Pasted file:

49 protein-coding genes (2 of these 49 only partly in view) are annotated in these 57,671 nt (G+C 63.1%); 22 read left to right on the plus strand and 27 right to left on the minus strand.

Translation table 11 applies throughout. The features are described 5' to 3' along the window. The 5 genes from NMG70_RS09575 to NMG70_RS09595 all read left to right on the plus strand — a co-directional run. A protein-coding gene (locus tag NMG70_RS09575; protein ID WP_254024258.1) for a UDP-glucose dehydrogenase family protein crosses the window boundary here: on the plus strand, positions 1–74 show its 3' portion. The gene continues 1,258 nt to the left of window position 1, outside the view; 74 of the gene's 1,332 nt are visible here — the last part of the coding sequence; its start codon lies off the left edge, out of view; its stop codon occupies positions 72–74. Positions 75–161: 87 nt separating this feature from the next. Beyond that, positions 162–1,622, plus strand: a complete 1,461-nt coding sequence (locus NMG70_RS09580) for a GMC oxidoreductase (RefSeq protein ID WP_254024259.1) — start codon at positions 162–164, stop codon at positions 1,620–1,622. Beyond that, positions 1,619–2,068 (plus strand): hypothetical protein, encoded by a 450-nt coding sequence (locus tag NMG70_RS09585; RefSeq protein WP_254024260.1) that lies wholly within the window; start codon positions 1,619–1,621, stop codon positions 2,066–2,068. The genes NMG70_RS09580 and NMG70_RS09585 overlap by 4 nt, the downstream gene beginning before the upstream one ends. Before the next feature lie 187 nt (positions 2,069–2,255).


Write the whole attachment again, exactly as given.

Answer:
49 protein-coding genes (2 of these 49 only partly in view) are annotated in these 57,671 nt (G+C 63.1%); 22 read left to right on the plus strand and 27 right to left on the minus strand.

Translation table 11 applies throughout. The features are described 5' to 3' along the window. The 5 genes from NMG70_RS09575 to NMG70_RS09595 all read left to right on the plus strand — a co-directional run. A protein-coding gene (locus tag NMG70_RS09575; protein ID WP_254024258.1) for a UDP-glucose dehydrogenase family protein crosses the window boundary here: on the plus strand, positions 1–74 show its 3' portion. The gene continues 1,258 nt to the left of window position 1, outside the view; 74 of the gene's 1,332 nt are visible here — the last part of the coding sequence; its start codon lies off the left edge, out of view; its stop codon occupies positions 72–74. Positions 75–161: 87 nt separating this feature from the next. Beyond that, positions 162–1,622, plus strand: a complete 1,461-nt coding sequence (locus NMG70_RS09580) for a GMC oxidoreductase (RefSeq protein ID WP_254024259.1) — start codon at positions 162–164, stop codon at positions 1,620–1,622. Beyond that, positions 1,619–2,068 (plus strand): hypothetical protein, encoded by a 450-nt coding sequence (locus tag NMG70_RS09585; RefSeq protein WP_254024260.1) that lies wholly within the window; start codon positions 1,619–1,621, stop codon positions 2,066–2,068. The genes NMG70_RS09580 and NMG70_RS09585 overlap by 4 nt, the downstream gene beginning before the upstream one ends. Before the next feature lie 187 nt (positions 2,069–2,255).